A long, long time ago a fourteen year old version of myself found my dad’s old Canon AE-1.

It sat in a box, taped up, with old cords and other junk. It was gathering dust, which made no sense to teenage me because, well, it looked so damn cool. I was surprised to find the camera in good working condition, whirling to life and flashing green and red numbers through the viewfinder. I had no clue how to use it, but I sure tried. Through clever Ebay bidding in college I collected old FD lenses for it (the mount Canon used back in the 80s). Now they sit on a shelf next to my bed, collecting dust looking more like antiques than tools.

Eventually I made the jump to digital and now I shoot with a Canon 5D MK II. My camera bag is filled with L series glass. But those old FD lenses always caught my eye. What would happen if I threw those on the 5D? Was there a way? Would it even be worth it? What would happen and how much would an adapter cost? Well, I found out.

Fotodiox sells a FD to EOS converter for around $40. It seemed to good to be true. The adapter has a piece of circular glass in the middle of two mounts, one an EOS mount and the other a FD mount. It looks simple enough. It took about 30 seconds to stick an old Tamron lens to the adapter and start shooting. I’ve posted photos below, untouched. The adapter feels solid, no lens wiggle, and feels secure against the body of my 5D. The old Tamron lens I used is a 1:3.8 1:4.5/250, 75-250mm CF Tele Macro.

What I did notice was how difficult it was to get a sharp focus. I’m sure that’s a combination of using an old lens with the adapter, but getting a sharp macro shot was challenging. I also noticed the natural vignetting at 200-250mm, which I assume was the edge of the glass in the adapter creating dark rings around the image as it stretched through the long lens. Obviously all auto-shooting capabilities go out the window (focus and aperture), but I focus most of my shots in slow environments anyway. The nice thing about the price: buy a few adapters and leave them on your favorite, old FD lenses. Overall, the photos were fun, and it was nice to dust off an old lens. I wouldn’t take it on a pro-shoot anytime soon though, unless I had time and patience to spare. I suppose every tool has its use though. As for video, I shot a little and it looked fine, if anything a little soft (think Greta Garbo and Schneider Classic Soft).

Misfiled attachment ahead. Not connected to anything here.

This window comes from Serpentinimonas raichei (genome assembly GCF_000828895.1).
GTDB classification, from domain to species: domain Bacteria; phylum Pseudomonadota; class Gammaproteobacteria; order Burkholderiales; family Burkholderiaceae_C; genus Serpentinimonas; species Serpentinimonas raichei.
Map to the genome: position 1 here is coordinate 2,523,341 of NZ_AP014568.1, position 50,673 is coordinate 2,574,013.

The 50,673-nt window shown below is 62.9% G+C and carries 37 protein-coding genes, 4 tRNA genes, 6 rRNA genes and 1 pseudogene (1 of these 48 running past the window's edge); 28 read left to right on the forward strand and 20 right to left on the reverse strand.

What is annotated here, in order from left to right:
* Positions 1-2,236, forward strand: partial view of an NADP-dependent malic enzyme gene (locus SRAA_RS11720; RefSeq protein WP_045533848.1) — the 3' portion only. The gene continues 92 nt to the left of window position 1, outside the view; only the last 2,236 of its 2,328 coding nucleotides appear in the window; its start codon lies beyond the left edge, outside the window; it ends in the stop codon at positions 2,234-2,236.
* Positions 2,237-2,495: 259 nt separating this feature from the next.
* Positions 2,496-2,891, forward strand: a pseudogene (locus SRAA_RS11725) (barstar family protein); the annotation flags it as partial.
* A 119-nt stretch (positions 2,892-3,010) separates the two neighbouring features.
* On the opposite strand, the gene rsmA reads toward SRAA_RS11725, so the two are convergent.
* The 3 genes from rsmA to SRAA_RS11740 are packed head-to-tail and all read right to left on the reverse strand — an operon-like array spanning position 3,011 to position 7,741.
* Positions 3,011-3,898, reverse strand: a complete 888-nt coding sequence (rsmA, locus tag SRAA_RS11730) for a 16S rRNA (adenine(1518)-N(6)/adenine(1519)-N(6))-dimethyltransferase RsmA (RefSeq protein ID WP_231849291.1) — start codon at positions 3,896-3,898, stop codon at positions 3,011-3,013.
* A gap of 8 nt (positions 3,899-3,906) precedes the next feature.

I would say go for it, especially at its price point. It’s worth it for nothing more than turning an antique into an artistic tool!




  1. The adaptor I just got for my point and click has a threaded end to adjust the distance between the two lens. From a german website. They have lots of different stuff, If you want the address let me know. I don’t just put addresses up because people think I’m just selling.


  2. There are many adapters out there, but certainly not one that adapts a Contaflex 126 lens to anything, hence this instructable. Many of these adapters have an optical element that corrects the focal distance for that particular mount. These lenses are getting better, but there still will be some image degradation. Sometimes the flexibility is worth it. BTW, your FD kit will work great on an A-1 or T-90.

  3. No, the AE1 uses manual FD mount lenses. Canon completely changed its mounting system many years ago and FD lenses won’t fit. While there are some adapters to make FD lenses fit newer Canon cameras, you’ll either lose infinity focus or need an adapter with optical elements that will degrade image quality. The problem is that FD lenses were designed to sit closer to the film/sensor than the newer Canon EOS mount system. You would basically need to mount an FD lens INSIDE the camera for it to focus properly.

  4. With this new advanced lens adapter, you can mount Canon FD mount lens on Nikon 1 camera body. This fabulous adapter can enable the camera owners to increase the cameras’ magnification and working distance.